Since time immemorial, in the patriarchal Indian culture, daughter-in-laws have been entrusted with the job of carrying the baton of their acquired (by the virtue of marriage) families’ traditions and customs. There is no other way around it. The ‘moving on’ from their parents’ customs to their in-laws’ customs is certain, whether it is immediate or a kind of an induction process in supposedly liberal families. Nobody asks them if the change is making any sense to them or if they are understanding what they are meant to do. The whole point is to do. What if they question? What if they seek rationale? Now, a culture which does not encourage the daughters to question, how can it allow the daughter-in-laws to do the same? It is blasphemy.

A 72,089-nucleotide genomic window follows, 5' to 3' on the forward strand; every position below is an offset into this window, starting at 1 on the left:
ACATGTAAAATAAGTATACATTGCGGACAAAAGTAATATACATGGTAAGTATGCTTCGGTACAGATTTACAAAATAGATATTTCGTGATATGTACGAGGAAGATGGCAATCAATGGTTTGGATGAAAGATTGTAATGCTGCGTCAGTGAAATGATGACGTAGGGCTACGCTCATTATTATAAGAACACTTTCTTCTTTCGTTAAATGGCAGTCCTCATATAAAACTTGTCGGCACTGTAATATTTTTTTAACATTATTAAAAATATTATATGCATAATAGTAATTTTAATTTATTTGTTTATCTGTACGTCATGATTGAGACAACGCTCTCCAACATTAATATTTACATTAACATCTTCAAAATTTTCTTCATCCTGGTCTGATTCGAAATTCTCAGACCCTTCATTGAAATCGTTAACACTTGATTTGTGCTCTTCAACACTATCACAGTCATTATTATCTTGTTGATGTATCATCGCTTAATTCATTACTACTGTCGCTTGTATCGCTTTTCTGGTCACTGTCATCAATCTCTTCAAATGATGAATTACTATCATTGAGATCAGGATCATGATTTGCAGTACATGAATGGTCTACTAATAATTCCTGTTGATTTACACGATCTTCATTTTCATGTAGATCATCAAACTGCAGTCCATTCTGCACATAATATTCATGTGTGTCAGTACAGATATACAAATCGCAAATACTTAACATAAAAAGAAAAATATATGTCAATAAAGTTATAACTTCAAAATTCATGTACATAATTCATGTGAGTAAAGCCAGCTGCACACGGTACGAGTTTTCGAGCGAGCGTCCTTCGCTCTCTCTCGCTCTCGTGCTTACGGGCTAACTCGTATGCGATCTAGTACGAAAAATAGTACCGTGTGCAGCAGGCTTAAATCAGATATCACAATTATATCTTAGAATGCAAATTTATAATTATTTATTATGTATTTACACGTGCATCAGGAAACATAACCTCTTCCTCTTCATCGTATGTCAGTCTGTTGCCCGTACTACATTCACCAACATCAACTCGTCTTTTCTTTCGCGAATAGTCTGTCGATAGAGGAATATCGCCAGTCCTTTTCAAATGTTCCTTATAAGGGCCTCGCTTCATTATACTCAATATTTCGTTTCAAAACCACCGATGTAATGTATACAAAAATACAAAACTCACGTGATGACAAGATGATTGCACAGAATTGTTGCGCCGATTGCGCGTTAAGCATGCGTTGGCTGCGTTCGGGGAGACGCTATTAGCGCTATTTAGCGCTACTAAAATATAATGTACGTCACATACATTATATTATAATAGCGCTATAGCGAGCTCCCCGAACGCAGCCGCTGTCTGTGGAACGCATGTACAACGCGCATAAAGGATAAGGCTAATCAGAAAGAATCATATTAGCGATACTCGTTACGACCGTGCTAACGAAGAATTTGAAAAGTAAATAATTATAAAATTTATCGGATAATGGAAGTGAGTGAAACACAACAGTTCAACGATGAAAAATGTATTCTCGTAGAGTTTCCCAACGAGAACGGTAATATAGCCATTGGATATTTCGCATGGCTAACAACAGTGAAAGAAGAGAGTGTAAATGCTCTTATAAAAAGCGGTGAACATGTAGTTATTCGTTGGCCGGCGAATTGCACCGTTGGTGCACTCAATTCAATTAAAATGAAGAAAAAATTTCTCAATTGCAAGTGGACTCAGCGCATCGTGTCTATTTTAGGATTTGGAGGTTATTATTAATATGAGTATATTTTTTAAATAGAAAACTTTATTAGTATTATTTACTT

Somewhere, a daughter-in-law evolves over the years. She finds her calling. She finds a faith which is open to giving answers irrespective of her bodily being, a faith which places her out of congruence with those indisputable customs and rituals. She has once been chastised and today, her unshakable faith in herself emboldens her to test the familiar waters once again. This time she is not going to sink.